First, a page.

K.I.S.S: Keep It Simple, Shoppers

You treat yourself to a well-deserved shopping spree and are totally satisfied with your retail therapy finds, only to discover an amazing coupon in your inbox and/or mailbox a few days later for the exact store you just blew your last paycheck in. We’re  left with two options at that point: a) Dispose of the coupons immediately so no one else can benefit from them, OR b) Take the coupons and receipt back to the store in an attempt to get some cash (or credit) back. Either way, its not a situation you’re happy to find yourself in. Ever.

JCPenny has recognized this particular distress of its customers, and they plan to use it to increase their own sales in the future. Not only will they be using a new logo and spokesperson (Ellen Degeneres), but the department store plans to adapt a new “fair and square” pricing strategy. There will be just three types of pricing: Everyday prices, Monthlong values, and Best Prices, which take place on the 1st and 3rd Friday of every month. The pricing itself will also seeminly drop altogether, as items will be priced at what consumers typically end up paying after using the coupons that JCPenny offers. For example, and item that should cost $7 but typically retails for $14, will now be retailed at $7. And if this item is in the “Monthlong” category, it will be retailed at $6. In addition, the brand plans to price everything at flat values, meaning there won’t be any .99 or .50 cents tacked onto the end. Simple, no?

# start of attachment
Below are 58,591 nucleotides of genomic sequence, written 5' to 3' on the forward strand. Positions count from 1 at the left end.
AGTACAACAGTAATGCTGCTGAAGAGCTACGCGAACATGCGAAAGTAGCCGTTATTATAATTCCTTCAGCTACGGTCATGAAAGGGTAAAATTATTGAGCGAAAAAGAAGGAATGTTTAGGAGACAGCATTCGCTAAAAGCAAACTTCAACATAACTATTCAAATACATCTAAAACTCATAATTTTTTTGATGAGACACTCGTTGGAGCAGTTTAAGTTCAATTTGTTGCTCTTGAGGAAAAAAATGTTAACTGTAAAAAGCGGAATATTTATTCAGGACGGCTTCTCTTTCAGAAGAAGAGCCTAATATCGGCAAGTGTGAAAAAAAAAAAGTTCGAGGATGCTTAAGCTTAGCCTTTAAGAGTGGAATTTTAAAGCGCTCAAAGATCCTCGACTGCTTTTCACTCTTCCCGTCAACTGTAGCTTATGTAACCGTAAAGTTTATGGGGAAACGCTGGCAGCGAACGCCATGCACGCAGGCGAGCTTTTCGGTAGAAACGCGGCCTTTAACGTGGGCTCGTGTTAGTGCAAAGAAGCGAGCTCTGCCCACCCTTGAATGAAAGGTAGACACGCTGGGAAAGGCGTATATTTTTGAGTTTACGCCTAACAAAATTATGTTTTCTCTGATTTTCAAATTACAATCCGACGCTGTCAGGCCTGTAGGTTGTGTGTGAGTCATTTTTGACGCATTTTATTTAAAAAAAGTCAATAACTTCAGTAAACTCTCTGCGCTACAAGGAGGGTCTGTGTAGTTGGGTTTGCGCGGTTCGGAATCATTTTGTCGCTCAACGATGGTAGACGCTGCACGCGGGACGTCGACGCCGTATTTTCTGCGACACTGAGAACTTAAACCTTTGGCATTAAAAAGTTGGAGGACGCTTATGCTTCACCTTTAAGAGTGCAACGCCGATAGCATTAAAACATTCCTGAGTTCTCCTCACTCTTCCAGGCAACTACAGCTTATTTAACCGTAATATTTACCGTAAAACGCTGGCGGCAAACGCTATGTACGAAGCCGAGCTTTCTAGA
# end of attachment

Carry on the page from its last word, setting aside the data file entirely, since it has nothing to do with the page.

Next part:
I think this has the potential to be a major way to gain loyalty to the company, and here’s why: When American Eagle Outfitters’ little sister delicates brand Aerie started a rewards program that gave its members a free gift every Thursday of the month (same gift, you just had the freedom to choose which Thursday you went in to get your card punched), you bet I tried my best to get in the store at least once a month. And although I didn’t necessarily buy something each time, it still stuck in my mind that Thursdays were the days to be at Aerie. There weren’t any sporadic “this date thru this date”s to remember and/or wait around for. It was simple. Thursdays. Aerie. Be there.

Its a new take on K.I.S.S: Keep It Simple, Shoppers.


Source: AdAge

One comment

  1. The first time I saw this commercial, I couldn’t decide if I loved it or hated it…all the screaming! However, the idea behind JCPenney’s new sales policy sounds like a great benefit to consumers and a great way to establish customer loyalty.

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